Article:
Regarding uranium production, the discernment of snowmelt on multiple buildings, including the uranium hexafluoride feed used for uranium and nuclear fuel production, in February 2022 provided evidence of the likely operation of the facility.[22] Between February and September 2023, commercial satellite imagery confirmed ongoing renovation activities of the uranium conversion facilities and the erection of new buildings nearby,[23] almost certainly indicating North Korea’s plans to expand its uranium production capacities. Renovations appear to be complete, with the new buildings nearing completion.[24]

Indicators for the further operability of the Yongbyon nuclear installations are recent activity in the LWR, which has been under construction since 2010, and the continuing developments on long-range delivery systems. The IAEA will very unlikely be able to determine the operability and capabilities of the LWR without entering the facilities.[25] There is a roughly even chance North Korea will have maintenance and safety issues on its facilities without the IAEA’s assistance and monitoring. Unmonitored safety protocols will likely generate an environmental impact like water containment, especially in the cooling systems’ water sources. North Korea is very likely building up its military capabilities, with a focus on nuclear weapons, satellites, and attack drones. According to Kim Jong Un, further military development will expand North Korea´s offensive and deterrence capabilities.[26] North Korea will very likely develop its satellite systems capabilities to combine them with its nuclear capabilities, likely intensifying its nuclear testing in the Yongbyon complex. North Korea will likely invest in satellite and long-range communications programs to support its nuclear infrastructure and systems.


North Korea’s growing capacity for plutonium production very likely heightens geopolitical tensions and introduces new challenges in addressing the country’s nuclear ambitions. The Counterterrorism Group (CTG) recommends that the international community acknowledge gaps in diplomatic strategies and mechanisms intended to curb nuclear proliferation. The IAEA should consider enforcing restrictions and monitoring North Korea’s nuclear activities, as the direct access to North Korea’s Yongbyon Nuclear Scientific Research Centre and reliance on satellite imagery will very unlikely to assist in confirming the operational status of the LWR and delay understanding the full scope of the facility’s nuclear development. Gaps in the study include the limited real-time Google Earth data as the latest images date to October 2022, along with likely North Korean concealment efforts of the facility from a satellite view. Weather impacted the visibility of the complex on several dates in December 2023 and January 2024. Future research areas could include analysis of nuclear production capabilities and utilization of measurement and signature intelligence (MASINT) to analyze the acoustics of future North Korean missile tests. Research can also use thermal and infrared analysis of the Yongbyon facility to determine continued activity or water discharge from the LWR.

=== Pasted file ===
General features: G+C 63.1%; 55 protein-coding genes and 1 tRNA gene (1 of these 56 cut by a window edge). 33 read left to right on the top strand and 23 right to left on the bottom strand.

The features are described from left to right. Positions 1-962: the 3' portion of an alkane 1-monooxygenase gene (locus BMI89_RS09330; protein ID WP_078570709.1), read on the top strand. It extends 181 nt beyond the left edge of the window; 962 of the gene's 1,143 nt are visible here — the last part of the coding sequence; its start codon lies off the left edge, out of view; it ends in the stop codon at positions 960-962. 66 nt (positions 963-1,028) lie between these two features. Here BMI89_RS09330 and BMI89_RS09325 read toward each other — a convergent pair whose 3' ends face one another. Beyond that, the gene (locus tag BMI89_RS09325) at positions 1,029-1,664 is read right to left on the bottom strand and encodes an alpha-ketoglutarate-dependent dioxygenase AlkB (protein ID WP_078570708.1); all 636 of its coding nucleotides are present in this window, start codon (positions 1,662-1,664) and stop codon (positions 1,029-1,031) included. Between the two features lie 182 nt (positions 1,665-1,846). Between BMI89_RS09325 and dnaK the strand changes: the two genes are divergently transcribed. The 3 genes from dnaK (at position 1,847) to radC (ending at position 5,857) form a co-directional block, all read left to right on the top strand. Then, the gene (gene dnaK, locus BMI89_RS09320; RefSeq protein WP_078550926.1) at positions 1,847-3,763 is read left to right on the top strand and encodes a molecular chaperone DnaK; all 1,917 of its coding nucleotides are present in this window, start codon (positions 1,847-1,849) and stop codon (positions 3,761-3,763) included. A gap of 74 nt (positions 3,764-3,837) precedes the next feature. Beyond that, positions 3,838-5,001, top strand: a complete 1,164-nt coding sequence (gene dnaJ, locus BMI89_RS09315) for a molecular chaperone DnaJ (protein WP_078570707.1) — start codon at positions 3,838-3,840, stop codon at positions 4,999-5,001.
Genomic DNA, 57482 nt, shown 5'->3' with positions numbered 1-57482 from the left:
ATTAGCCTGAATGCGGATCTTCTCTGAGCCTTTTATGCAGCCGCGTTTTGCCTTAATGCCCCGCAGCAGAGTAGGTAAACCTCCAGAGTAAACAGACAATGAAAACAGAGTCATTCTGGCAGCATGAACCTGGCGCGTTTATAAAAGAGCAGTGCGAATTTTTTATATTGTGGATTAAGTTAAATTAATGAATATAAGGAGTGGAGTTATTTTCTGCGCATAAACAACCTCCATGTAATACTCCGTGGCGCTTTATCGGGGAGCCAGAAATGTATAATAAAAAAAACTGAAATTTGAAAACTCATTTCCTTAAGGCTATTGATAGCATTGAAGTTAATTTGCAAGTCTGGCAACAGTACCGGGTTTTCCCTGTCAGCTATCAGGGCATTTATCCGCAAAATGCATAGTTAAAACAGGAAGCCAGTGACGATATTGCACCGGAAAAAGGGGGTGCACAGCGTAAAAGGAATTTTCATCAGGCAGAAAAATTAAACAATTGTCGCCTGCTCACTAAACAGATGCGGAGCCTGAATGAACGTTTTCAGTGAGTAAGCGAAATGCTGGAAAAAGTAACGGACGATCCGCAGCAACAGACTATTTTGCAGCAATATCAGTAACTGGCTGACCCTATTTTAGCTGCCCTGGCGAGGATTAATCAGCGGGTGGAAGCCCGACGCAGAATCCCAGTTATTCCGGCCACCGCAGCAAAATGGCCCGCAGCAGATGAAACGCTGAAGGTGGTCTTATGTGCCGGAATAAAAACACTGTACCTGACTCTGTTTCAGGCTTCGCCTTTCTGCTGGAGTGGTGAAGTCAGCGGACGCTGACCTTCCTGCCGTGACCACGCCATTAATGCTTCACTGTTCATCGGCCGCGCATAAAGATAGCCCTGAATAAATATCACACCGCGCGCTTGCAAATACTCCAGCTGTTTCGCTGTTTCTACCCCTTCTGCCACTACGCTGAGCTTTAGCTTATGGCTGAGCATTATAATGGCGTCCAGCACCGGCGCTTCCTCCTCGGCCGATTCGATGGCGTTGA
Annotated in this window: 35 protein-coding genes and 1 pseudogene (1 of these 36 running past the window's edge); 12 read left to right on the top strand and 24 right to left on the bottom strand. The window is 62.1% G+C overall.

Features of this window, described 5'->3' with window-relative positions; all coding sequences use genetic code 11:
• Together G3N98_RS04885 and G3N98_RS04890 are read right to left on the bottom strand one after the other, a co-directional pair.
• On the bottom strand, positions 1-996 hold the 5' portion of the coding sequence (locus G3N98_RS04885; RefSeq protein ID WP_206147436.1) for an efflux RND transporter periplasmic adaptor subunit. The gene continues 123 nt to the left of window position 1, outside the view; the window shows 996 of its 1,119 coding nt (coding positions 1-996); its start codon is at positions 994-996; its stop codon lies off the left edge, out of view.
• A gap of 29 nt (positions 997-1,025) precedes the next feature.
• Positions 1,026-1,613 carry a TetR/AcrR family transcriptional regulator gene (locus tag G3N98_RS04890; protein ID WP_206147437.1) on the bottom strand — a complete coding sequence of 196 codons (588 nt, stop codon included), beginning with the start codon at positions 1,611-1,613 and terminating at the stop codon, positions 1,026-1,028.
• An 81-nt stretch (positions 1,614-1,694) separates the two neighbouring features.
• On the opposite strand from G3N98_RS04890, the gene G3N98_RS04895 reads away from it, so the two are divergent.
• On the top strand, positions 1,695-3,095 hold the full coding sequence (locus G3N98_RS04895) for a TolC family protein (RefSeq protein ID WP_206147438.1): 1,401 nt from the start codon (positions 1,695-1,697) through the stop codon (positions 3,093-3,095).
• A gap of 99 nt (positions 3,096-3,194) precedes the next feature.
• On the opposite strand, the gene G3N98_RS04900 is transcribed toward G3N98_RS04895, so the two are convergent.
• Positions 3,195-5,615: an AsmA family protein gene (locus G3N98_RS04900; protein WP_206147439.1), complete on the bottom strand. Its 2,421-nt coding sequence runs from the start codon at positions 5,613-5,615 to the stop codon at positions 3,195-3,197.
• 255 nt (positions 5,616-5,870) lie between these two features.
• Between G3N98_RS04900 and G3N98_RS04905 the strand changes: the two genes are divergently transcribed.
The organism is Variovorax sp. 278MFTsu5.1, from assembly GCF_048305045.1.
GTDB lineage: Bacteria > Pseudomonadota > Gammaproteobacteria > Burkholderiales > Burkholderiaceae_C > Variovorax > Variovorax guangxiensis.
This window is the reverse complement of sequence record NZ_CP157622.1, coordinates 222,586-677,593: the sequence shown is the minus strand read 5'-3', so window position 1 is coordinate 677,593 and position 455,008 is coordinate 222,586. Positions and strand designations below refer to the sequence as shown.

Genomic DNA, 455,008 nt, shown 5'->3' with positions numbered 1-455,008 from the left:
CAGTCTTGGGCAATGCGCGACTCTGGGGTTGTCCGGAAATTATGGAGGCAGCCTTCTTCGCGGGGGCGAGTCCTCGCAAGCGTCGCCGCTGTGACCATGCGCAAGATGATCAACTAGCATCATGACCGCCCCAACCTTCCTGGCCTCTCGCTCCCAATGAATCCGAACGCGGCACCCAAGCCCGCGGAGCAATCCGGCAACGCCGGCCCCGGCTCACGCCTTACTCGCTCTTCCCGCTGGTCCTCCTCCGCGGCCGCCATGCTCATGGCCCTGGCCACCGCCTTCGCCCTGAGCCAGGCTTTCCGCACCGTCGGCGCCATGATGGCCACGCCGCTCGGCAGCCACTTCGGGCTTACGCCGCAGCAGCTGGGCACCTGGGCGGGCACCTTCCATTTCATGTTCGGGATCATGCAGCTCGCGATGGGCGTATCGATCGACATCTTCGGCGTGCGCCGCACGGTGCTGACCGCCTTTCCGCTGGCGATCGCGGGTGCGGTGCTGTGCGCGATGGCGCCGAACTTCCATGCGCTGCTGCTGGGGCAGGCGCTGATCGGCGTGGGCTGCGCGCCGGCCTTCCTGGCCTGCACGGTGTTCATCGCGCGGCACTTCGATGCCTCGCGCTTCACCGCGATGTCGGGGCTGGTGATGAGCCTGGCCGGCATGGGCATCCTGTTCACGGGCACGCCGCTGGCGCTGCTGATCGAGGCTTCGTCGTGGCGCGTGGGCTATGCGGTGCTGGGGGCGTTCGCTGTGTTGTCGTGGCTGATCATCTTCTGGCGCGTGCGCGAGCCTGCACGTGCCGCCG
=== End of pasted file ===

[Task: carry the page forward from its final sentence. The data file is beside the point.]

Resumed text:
[2] Yongbyon: The heart of North Korea's nuclear programme, BBC, February 2019,

[3] North Korean Nuclear Negotiations, Council on Foreign Relations,

[4] North Korea’s Nuclear Weapon Program: A History, Columbia Law School: Center for Korean Legal Studies, 

[5] North Korean Nuclear Negotiations, Council on Foreign Relations,

[6] Reactor at North Korean nuclear site likely to be operational this summer, The Asahi Shimbun, December 2023, 

[7] Trump, Kim end summit with standoff over easing US sanctions, AP, February 2019, 

[8] North Korea appears to be looking to make more bomb fuels at its main nuclear facility, experts say, AP, December 2023, 

[9] Gabriel Helupka via Google Earth

[10] Ibid

[11] Growing Activity at North Korea’s Experimental Light Water Reactor, 38 North, April 2023, 

[12] Progress at North Korea’s Experimental Light Water Reactor at Yongbyon, 38 North, February 2018,

[13] Second North Korean nuclear reactor appears to be operational, IAEA says, Reuters, December 2023,

[14] Kim calls South Korea a principal enemy as his rhetoric sharpens in a US election year, AP, January 2023, 

[15] North Korea halts radio broadcasts, curbs exchanges with South -Yonhap, Reuters, January 2024, 

[16]Sentinel Playground,, Sinergise Ltd. Modified Copernicus Sentinel data 2024/Sentinel Hub.

[17] Ibid

[18] North Korea’s Yongbyon Nuclear Research Center: Upgrades Around the Complex, 38 North, May 2022, 

[19] Ibid

[20] North Korea’s Yongbyon Nuclear Complex: More Evidence the 5 MWe Reactor Appears to Have Restarted, 38 North, August 2021, 

[21] Thermal Imagery Analysis of Continued Activity at Yongbyon, CSIS: Beyond Parallel, February 2022, 

[22] North Korea’s Yongbyon Nuclear Center: In Full Swing, 38 North, March 2022, 

[23] Yongbyon Nuclear Scientific Research Center: An Overview of Changes at the Uranium Enrichment and Conversion Facilities, 38 North, November 2023, 

[24] Ibid

[25] IAEA Director General Statement on Recent Developments in the DPRK’s Nuclear Programme, IAEA, December 2023,

[26] N Korea to launch new satellites, build drones as it warns war inevitable, Japan Today, December 2023,